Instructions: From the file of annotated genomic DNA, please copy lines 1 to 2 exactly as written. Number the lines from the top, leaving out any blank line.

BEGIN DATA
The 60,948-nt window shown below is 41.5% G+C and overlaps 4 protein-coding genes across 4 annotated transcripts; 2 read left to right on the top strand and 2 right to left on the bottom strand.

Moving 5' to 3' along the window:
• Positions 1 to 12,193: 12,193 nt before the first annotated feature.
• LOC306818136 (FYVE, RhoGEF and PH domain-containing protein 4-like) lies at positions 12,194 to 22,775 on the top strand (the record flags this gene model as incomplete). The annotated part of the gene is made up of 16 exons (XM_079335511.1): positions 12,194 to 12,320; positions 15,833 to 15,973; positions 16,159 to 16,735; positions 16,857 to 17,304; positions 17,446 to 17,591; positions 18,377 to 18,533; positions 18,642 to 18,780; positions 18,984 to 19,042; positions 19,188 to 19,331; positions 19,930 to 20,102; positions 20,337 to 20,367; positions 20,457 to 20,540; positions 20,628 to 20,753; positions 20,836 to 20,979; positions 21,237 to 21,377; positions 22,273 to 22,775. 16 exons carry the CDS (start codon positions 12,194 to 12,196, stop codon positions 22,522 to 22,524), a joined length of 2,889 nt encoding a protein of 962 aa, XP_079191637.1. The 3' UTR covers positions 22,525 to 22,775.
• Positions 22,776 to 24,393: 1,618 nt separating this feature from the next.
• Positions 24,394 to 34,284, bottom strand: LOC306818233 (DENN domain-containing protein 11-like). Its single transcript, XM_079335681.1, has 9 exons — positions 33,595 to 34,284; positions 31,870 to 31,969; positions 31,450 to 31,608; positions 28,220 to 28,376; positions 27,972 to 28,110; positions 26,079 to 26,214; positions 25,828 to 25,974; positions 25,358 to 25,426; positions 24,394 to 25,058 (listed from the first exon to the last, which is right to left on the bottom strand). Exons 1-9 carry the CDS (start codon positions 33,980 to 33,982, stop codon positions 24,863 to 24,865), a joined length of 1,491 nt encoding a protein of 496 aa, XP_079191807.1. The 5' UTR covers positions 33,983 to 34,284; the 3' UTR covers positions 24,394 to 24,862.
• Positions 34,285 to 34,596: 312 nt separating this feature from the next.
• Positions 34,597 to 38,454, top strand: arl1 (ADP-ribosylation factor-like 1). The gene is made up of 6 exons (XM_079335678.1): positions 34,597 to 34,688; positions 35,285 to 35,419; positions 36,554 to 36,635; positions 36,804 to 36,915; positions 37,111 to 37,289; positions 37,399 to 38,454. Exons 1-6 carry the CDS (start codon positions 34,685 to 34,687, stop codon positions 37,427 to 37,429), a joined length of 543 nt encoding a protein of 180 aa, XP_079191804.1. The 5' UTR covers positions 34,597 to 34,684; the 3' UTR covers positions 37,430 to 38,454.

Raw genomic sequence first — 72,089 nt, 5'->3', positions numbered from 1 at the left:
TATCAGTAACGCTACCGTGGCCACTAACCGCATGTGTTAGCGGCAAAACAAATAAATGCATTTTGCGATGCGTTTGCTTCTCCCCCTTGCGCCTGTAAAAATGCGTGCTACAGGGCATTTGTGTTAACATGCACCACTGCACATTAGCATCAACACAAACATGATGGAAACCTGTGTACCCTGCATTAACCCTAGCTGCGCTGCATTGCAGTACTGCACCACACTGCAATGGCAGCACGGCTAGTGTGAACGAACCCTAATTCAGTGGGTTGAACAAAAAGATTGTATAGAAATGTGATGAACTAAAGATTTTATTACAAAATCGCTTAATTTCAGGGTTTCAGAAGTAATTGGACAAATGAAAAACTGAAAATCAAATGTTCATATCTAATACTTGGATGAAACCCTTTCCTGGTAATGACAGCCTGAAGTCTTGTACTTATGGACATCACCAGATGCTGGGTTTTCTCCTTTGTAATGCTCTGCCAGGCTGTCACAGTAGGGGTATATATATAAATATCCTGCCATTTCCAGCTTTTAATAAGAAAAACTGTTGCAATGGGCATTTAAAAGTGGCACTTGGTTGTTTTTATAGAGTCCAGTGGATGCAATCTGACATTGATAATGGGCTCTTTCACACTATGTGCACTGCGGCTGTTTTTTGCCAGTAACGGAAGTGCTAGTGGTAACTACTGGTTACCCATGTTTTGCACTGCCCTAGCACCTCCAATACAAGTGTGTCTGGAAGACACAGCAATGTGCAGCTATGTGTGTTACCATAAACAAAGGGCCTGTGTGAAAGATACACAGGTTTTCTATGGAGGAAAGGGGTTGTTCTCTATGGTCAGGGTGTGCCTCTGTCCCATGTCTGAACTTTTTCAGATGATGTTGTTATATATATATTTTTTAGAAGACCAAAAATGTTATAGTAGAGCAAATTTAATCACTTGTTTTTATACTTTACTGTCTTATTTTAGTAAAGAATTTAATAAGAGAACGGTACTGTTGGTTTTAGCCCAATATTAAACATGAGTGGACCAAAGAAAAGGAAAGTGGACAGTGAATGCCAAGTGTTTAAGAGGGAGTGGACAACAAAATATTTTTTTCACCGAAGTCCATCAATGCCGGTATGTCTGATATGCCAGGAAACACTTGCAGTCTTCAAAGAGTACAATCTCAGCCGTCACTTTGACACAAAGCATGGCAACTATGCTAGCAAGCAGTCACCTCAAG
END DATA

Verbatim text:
The 60,948-nt window shown below is 41.5% G+C and overlaps 4 protein-coding genes across 4 annotated transcripts; 2 read left to right on the top strand and 2 right to left on the bottom strand.

Moving 5' to 3' along the window: